She didn’t understand at first. Only later did she realise: “There is a whole sector of what we call ‘the little guy’ that has no access to corporate-level expertise in things like organisation development, marketing and communications.”

In December 2014, Lau decided to leave RZIM and freelance for these “little guy” outfits. It was a move that drew much concern, namely: Was it financially sustainable?

“Again, I said to God: ‘I don’t know about this, but I’ll try it for a year. We’ll see how it goes.’ ”

Filling a gap

The need was overwhelming. Mission organisations, social enterprises, small ministries and businesses – many of which were spearheading unconventional initiatives – lacked the synergy of a well-planned organisational, branding and marketing strategy.

Lau had clients like White Lily, for example, which offers both Christian and non-religious funeral services in church venues across Hong Kong. In a city where death is often seen as taboo, the business helps meet the felt needs of the grieving while bringing them comfort and healing.

ChinaSource is a ministry that helps “facilitate informed discussion around critical issues facing China and its churches”, she explains, acting as a bridge that brings the voice of the Church in China to the rest of the world.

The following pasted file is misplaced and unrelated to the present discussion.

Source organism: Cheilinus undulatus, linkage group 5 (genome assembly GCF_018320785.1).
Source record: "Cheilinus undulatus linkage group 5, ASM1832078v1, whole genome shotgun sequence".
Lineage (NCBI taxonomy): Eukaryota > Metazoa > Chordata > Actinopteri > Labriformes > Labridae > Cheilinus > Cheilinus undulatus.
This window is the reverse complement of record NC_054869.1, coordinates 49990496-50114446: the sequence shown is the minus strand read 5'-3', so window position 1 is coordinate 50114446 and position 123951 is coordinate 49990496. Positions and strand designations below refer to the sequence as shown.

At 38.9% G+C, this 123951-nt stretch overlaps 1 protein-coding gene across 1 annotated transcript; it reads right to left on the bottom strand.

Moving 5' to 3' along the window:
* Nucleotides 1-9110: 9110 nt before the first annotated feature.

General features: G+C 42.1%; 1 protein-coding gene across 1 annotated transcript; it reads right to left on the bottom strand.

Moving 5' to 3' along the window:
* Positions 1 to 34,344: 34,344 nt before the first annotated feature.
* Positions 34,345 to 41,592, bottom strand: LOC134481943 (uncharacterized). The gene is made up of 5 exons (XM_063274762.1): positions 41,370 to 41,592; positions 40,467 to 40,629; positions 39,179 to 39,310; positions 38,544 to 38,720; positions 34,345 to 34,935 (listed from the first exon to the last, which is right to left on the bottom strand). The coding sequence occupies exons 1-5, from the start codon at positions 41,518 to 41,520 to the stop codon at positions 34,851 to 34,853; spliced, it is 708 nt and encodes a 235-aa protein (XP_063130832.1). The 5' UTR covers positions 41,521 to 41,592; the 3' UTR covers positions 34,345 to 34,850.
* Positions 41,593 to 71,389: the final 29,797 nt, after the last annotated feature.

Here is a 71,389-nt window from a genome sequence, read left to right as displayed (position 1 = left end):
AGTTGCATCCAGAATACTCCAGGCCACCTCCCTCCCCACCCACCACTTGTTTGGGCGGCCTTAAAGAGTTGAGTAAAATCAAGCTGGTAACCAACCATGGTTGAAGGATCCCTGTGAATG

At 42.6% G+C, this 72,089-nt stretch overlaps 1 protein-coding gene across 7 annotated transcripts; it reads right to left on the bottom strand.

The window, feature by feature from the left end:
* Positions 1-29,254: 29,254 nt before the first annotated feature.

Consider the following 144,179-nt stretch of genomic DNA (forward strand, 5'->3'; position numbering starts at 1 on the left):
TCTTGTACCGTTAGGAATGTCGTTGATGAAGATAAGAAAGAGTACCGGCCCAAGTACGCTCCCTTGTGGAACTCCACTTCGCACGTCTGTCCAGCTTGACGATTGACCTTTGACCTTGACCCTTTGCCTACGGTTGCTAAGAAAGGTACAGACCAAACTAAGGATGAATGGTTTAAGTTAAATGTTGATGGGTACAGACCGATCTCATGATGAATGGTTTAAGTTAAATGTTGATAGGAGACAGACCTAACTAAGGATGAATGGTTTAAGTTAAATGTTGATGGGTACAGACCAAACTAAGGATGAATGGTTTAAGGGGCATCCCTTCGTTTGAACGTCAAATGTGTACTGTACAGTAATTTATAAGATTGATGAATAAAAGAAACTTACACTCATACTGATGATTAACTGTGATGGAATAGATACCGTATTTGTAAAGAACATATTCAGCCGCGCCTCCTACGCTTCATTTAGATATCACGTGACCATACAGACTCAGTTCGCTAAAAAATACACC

God had proven Himself able to provide for her. But what about an entire team and an office?

Based outside the country, its team of analysts serves the Chinese church by producing pertinent analyses, fostering collaboration and the sharing of resources.

Lau had so much work that she started getting other freelancers involved.

One year became two and then three, bringing her to yet another decision point: “Do I scale up or down?”

She was now standing on firm ground and fulfilling the call of God on her life. Her corporate skills were coming into Kingdom use for various ministries around the world in a financially sustainable way. 

God had proven Himself able to provide for her. But what about an entire team and an office? Was expansion part of His call too?